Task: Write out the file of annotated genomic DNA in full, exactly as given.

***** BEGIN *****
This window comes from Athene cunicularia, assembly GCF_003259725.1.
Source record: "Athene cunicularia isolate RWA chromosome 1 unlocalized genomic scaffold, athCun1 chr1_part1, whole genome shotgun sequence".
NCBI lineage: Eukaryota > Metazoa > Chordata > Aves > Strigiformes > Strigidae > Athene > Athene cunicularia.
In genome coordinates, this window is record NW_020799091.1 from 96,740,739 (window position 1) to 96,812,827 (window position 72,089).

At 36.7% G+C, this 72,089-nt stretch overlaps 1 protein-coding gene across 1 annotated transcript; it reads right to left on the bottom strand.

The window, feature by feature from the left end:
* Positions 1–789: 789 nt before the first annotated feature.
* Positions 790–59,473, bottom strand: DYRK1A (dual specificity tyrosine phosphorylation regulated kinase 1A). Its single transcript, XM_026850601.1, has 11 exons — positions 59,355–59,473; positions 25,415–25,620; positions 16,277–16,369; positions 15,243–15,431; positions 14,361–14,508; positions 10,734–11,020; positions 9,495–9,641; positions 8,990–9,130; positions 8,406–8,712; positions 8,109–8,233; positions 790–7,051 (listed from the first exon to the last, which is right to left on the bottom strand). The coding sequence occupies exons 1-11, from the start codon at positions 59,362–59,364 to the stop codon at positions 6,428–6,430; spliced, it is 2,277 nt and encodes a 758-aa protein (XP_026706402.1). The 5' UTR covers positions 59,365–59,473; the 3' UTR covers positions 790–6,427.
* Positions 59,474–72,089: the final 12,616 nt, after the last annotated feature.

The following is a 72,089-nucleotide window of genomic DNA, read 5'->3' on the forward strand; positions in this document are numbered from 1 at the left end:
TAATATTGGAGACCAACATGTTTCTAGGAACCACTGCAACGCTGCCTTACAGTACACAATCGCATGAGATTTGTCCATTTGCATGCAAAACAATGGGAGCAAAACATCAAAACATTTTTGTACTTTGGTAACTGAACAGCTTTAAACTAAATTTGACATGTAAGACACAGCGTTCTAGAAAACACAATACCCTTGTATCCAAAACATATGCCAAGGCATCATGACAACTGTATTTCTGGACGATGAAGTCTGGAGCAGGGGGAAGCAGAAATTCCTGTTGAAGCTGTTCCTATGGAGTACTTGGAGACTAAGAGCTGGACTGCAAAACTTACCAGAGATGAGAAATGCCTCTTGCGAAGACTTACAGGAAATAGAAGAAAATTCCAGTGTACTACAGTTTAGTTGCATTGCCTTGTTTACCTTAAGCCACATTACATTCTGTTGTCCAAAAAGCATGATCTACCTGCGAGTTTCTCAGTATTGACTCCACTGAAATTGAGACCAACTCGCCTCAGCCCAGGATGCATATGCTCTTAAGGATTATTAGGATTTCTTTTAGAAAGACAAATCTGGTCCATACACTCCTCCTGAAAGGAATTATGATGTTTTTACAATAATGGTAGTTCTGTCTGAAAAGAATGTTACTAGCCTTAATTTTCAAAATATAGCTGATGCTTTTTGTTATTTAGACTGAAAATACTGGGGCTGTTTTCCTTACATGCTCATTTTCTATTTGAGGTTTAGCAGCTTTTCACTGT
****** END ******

This window comes from Athene cunicularia, assembly GCF_003259725.1.
Source record: "Athene cunicularia isolate RWA chromosome 1 unlocalized genomic scaffold, athCun1 chr1_part1, whole genome shotgun sequence".
NCBI lineage: Eukaryota > Metazoa > Chordata > Aves > Strigiformes > Strigidae > Athene > Athene cunicularia.
In genome coordinates, this window is record NW_020799091.1 from 96,740,739 (window position 1) to 96,812,827 (window position 72,089).

At 36.7% G+C, this 72,089-nt stretch overlaps 1 protein-coding gene across 1 annotated transcript; it reads right to left on the bottom strand.

The window, feature by feature from the left end:
* Positions 1–789: 789 nt before the first annotated feature.
* Positions 790–59,473, bottom strand: DYRK1A (dual specificity tyrosine phosphorylation regulated kinase 1A). Its single transcript, XM_026850601.1, has 11 exons — positions 59,355–59,473; positions 25,415–25,620; positions 16,277–16,369; positions 15,243–15,431; positions 14,361–14,508; positions 10,734–11,020; positions 9,495–9,641; positions 8,990–9,130; positions 8,406–8,712; positions 8,109–8,233; positions 790–7,051 (listed from the first exon to the last, which is right to left on the bottom strand). The coding sequence occupies exons 1-11, from the start codon at positions 59,362–59,364 to the stop codon at positions 6,428–6,430; spliced, it is 2,277 nt and encodes a 758-aa protein (XP_026706402.1). The 5' UTR covers positions 59,365–59,473; the 3' UTR covers positions 790–6,427.
* Positions 59,474–72,089: the final 12,616 nt, after the last annotated feature.

The following is a 72,089-nucleotide window of genomic DNA, read 5'->3' on the forward strand; positions in this document are numbered from 1 at the left end:
TAATATTGGAGACCAACATGTTTCTAGGAACCACTGCAACGCTGCCTTACAGTACACAATCGCATGAGATTTGTCCATTTGCATGCAAAACAATGGGAGCAAAACATCAAAACATTTTTGTACTTTGGTAACTGAACAGCTTTAAACTAAATTTGACATGTAAGACACAGCGTTCTAGAAAACACAATACCCTTGTATCCAAAACATATGCCAAGGCATCATGACAACTGTATTTCTGGACGATGAAGTCTGGAGCAGGGGGAAGCAGAAATTCCTGTTGAAGCTGTTCCTATGGAGTACTTGGAGACTAAGAGCTGGACTGCAAAACTTACCAGAGATGAGAAATGCCTCTTGCGAAGACTTACAGGAAATAGAAGAAAATTCCAGTGTACTACAGTTTAGTTGCATTGCCTTGTTTACCTTAAGCCACATTACATTCTGTTGTCCAAAAAGCATGATCTACCTGCGAGTTTCTCAGTATTGACTCCACTGAAATTGAGACCAACTCGCCTCAGCCCAGGATGCATATGCTCTTAAGGATTATTAGGATTTCTTTTAGAAAGACAAATCTGGTCCATACACTCCTCCTGAAAGGAATTATGATGTTTTTACAATAATGGTAGTTCTGTCTGAAAAGAATGTTACTAGCCTTAATTTTCAAAATATAGCTGATGCTTTTTGTTATTTAGACTGAAAATACTGGGGCTGTTTTCCTTACATGCTCATTTTCTATTTGAGGTTTAGCAGCTTTTCACTGT